Resolution on the anti-racism protests following the death of George Floyd  
2020/2685(RSP) - 19/06/2020  

The European Parliament adopted by 493 votes to 104, with 67 abstentions, a resolution on the anti-racism protests following the death of George Floyd.

The resolution was tabled by the EPP, S&D, Renew, Greens/EFA and GUE/NGL groups.

‘Black Lives Matter’, said the European Parliament, which strongly condemned the horrific death of George Floyd in the US, asphyxiated by a white policeman when stopped by police in Minneapolis, as well as similar murders elsewhere in the world.

Strong condemnation of racism

Recalling that there was ‘no place for racism and discrimination in our societies’, Parliament called on the Commission, the European Council and the Council to take a strong and decisive stance against racism, violence and injustice in Europe.

Members called on the US government to take decisive action to combat racism and structural inequalities in the country, while condemning police action against US demonstrators and journalists and the US President's threat to deploy the military and his ‘inflammatory rhetoric’.

Use of force must be proportionate

Parliament condemned the acts of looting, arson, vandalism and destruction of public and private property perpetrated by some violent demonstrators, while calling on the European institutions and Member States to vigorously denounce the disproportionate use of force and racist tendencies in law enforcement, whenever this occurs throughout the world.

Noting that ‘the excessive use of force against crowds contravenes the principle of proportionality’, the resolution encouraged the competent authorities to ensure a transparent, impartial, independent and effective investigation into suspicions or allegations of disproportionate use of force.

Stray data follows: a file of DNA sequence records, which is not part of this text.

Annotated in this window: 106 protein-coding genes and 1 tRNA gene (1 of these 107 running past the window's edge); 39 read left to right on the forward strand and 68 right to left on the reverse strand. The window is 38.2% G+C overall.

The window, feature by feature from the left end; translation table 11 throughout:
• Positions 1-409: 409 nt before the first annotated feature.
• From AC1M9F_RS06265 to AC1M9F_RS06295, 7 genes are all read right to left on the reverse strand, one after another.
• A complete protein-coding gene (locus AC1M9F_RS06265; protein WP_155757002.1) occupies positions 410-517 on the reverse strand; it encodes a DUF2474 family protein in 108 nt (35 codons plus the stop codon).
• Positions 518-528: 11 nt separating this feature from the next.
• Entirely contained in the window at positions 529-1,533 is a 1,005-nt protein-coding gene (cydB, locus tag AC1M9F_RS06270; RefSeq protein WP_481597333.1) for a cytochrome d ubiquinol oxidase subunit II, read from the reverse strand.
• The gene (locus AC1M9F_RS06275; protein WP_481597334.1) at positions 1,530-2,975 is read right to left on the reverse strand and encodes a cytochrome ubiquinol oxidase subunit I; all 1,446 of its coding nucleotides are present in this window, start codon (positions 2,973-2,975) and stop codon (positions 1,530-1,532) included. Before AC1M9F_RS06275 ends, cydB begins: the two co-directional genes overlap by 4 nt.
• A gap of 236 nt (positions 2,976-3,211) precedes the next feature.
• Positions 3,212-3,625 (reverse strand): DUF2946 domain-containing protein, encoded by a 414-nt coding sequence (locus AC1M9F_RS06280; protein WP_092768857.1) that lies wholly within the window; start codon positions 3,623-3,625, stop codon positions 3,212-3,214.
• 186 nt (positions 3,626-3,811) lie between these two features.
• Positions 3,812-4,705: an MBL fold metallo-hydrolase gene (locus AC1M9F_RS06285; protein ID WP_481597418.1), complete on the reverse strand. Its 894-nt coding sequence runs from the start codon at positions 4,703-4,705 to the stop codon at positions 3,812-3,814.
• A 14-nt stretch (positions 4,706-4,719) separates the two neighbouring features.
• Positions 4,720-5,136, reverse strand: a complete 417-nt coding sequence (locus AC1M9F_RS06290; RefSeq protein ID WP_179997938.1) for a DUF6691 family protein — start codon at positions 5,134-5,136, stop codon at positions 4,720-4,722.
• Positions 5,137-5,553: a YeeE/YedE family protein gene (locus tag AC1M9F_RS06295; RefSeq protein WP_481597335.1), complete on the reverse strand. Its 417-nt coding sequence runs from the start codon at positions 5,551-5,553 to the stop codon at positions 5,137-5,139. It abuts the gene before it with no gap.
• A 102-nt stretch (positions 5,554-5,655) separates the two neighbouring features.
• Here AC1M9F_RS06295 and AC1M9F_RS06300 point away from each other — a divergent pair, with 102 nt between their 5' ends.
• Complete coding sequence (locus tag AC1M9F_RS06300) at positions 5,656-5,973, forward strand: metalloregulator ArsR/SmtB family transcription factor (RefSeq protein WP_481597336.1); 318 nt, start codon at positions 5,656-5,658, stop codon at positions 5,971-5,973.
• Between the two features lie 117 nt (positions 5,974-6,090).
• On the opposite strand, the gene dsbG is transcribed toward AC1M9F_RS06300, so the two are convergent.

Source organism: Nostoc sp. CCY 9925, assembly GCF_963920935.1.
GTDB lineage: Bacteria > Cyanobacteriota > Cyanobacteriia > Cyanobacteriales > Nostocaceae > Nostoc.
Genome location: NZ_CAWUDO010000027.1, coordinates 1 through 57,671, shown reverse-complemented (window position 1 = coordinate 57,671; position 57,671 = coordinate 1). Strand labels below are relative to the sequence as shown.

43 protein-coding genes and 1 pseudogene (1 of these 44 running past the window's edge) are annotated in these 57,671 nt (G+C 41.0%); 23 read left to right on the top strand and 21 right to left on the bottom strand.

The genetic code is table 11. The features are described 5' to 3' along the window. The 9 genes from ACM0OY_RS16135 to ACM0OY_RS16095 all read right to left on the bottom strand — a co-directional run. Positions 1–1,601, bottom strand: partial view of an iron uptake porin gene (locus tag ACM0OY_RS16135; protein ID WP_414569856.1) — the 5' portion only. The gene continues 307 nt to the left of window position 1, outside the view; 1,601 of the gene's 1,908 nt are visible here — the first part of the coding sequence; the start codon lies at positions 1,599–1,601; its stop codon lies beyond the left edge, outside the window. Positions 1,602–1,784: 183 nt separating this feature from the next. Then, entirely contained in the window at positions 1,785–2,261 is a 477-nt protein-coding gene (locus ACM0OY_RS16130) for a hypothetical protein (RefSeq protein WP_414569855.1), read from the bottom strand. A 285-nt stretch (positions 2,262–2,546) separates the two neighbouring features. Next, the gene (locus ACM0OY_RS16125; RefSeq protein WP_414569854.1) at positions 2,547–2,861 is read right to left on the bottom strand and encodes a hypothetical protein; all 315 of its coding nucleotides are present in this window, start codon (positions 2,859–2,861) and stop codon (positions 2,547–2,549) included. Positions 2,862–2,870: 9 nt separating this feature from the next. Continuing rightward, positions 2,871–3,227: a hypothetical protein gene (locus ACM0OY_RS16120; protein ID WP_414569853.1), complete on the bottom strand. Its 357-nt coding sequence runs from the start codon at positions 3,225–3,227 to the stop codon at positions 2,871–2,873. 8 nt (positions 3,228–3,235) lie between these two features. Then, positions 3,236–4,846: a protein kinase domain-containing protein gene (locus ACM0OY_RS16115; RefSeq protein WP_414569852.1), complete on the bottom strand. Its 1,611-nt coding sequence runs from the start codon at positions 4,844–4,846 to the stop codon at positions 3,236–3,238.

Preventing racial profiling

Parliament condemned the racial and ethnic profiling used by the police and law enforcement agencies, considering that the police should set an example in the fight against racism and discrimination. It proposed action to strengthen the training of members of police forces in strategies to combat racism and discrimination and the establishment of a group of independent experts to draw up a European Code of Police Ethics. It also invited Member States to increase diversity within police forces and to develop frameworks for dialogue and cooperation between the police and the public.

Recognising past injustices

Members called on the EU institutions and Member States to officially recognise past injustices and crimes against humanity committed against black people, people of colour and the Roma. Declaring slavery a crime against humanity, the resolution called for 2 December to be designated ‘European Day for the Commemoration of the Abolition of the Slave Trade’ and encouraged Member States to include the history of black people, people of colour and Roma in their school curricula. The crucial role of education in ending discrimination and structural racism was also stressed.

Comprehensive European Strategy

Parliament called on EU leaders to organise an EU anti-racism summit on combating structural discrimination in Europe. It called on the Commission to present a comprehensive strategy against racism and discrimination and an EU framework for national action plans against racism.

For its part, the Council was invited to set up a dedicated Council configuration for equality and to conclude negotiations on the Horizontal Directive on non-discrimination that has been blocked since the Commission proposed it in 2008.

Member States were called upon to promote anti-discrimination policies in all areas and to develop national action plans against racism addressing areas such as education, housing, health, employment, policing, social services, the justice system and political participation and representation, in close cooperation with civil society and the communities concerned.

Lastly, the resolution stressed that racist and xenophobic speech does not fall within the scope of freedom of expression. In this respect, it condemned all types of incidents of hate crime and hate speech, both online and offline, which occur in the EU on a daily basis and called on Member States to ensure that racist hate crimes are recorded, investigated, prosecuted and sanctioned.